I’m having trouble watching the news these days. Truth is, that’s been true for years now. I have to moderate my news consumption to keep from being swamped by the flow of negativity and anger. I know people have always disagreed, but it hasn’t always seemed that our view of those we disagreed with was so personal or extreme. I frequently wonder what would help.
Today, that wondering made me think about an article I read some years ago suggesting that curiosity, among many other benefits, can be a safeguard against aggression, particularly in romantic relationships (Kashdan et al, 2013). That made sense to me. If we are curious enough to want to understand a partner, we are less likely to respond with aggression when something seems unexpected or “off.” Instead, we might wonder and try to understand. More recently, Gino (2018) found that when people were more curious, they were more effective in their jobs, listened to one another better, and worked together better in groups. Perhaps curiosity’s combination of listening rather than jumping to conclusions, and wondering rather than judging, might be exactly what we need right now.
So how do we become more curious? I suspect, like anything else, we practice. For those of us in North America, this could be the perfect time to begin, as most schools are closed and many of us have a bit more freedom than we had during the worst of COVID. While gratefully vaccinated, I’m still pretty cautious, but spending more time than ever outdoors in our crazy Michigan summer. Just being outside gives me a wealth of things to wonder about. How did we end up with a gold-colored rabbit in the back yard? What strategies will keep it from eating the last of my sunflowers? How will the plants in the nearby woods develop with the amount of rain we’ve had recently? What makes humid air feel so much hotter?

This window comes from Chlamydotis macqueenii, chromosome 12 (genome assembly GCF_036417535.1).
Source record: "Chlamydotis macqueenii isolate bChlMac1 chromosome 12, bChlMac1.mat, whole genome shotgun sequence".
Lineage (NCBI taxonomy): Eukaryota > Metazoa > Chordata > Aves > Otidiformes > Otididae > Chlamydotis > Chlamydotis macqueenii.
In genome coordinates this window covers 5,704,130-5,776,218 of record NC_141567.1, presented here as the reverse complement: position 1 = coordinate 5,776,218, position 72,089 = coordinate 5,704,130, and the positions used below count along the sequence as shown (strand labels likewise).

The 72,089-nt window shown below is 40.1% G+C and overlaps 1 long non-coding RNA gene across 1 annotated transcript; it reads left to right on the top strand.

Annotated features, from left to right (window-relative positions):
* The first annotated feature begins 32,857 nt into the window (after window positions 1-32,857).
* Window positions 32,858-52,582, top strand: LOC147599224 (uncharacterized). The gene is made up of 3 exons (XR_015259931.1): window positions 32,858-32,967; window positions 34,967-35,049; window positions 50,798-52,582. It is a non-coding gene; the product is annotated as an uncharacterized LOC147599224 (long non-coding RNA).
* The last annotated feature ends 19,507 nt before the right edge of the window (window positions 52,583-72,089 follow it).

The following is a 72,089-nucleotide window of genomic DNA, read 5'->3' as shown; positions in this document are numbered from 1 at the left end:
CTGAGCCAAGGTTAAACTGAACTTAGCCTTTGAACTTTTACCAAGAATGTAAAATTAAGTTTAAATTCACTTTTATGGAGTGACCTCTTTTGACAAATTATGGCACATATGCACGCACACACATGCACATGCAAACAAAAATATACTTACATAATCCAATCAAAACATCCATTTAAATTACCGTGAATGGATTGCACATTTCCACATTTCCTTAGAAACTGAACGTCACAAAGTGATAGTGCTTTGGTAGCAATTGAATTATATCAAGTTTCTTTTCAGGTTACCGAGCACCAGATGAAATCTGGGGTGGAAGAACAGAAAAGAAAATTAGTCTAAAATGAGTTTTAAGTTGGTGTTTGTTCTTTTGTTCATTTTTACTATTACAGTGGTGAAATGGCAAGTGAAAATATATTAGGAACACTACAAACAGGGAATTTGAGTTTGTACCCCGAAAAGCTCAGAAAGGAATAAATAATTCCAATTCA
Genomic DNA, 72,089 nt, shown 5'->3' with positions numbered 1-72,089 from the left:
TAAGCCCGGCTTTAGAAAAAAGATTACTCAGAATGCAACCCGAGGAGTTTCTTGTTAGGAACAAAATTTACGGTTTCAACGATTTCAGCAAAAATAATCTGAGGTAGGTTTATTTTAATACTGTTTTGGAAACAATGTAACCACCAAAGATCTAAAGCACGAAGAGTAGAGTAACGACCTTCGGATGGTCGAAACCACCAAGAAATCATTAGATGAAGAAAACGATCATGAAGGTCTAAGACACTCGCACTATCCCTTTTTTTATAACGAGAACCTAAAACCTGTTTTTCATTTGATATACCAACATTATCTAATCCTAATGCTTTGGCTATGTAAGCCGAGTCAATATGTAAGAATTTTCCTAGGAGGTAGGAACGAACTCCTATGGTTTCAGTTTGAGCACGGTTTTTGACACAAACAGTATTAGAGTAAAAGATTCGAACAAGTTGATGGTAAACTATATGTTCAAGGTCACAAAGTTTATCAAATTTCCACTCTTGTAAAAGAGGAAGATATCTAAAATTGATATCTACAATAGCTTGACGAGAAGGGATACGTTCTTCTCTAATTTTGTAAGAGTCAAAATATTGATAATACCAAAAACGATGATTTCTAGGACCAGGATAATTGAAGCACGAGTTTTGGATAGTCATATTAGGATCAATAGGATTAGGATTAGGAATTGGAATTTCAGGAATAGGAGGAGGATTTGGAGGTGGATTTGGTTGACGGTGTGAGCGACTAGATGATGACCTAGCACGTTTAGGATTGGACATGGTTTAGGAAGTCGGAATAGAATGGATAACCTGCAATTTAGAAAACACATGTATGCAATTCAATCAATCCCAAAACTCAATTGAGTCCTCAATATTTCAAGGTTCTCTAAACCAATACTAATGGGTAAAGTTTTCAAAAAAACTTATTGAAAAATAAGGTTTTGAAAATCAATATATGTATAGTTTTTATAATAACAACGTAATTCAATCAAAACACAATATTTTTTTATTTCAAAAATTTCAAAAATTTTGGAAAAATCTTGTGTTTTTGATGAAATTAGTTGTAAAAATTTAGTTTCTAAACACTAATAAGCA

Being around young children can help with your curiosity practice. If you let them, the young folks around you can be wonderful curiosity coaches—even better if you coach one another. My four-year-old friend has questions about everything, and likes nothing better than when I add to them.
But I also think I’m going to try practicing my curiosity-wondering on some of the human dilemmas that puzzle me. When someone’s behaviors or ideas seem strange to me, I’m going to work harder to be curious about them. Rather than pseudo-questions like, “Why on earth would person X think Y?” I’m going to try to actually wonder. Why would they? What is it about that idea or behavior that could be appealing? I’m hoping that more curiosity will help me be more understanding, and perhaps more creative, to boot.
And now I’m going to wonder how that golden rabbit ended up with a typical brown cottontail mate. You should see their slightly calico-looking babies—preferably when they aren’t experimenting with eating our roses. Curious little ones, for sure.
Gino, F. (2018, September-October). The business case for curiosity. Harvard Business Review. https://hbr.org/2018/09/the-business-case-for-curiosity
Kashdan, T. B., Sherman, R. A., Yarbro, J., & Funder, D. C. (2013). How are curious people viewed and how do they behave in social situations? From the perspectives of self, friends, parents, and unacquainted observers. Journal of Personality, 81(2), 142–154. https://doi.org/10.1111/j.1467-6494.2012.00796.x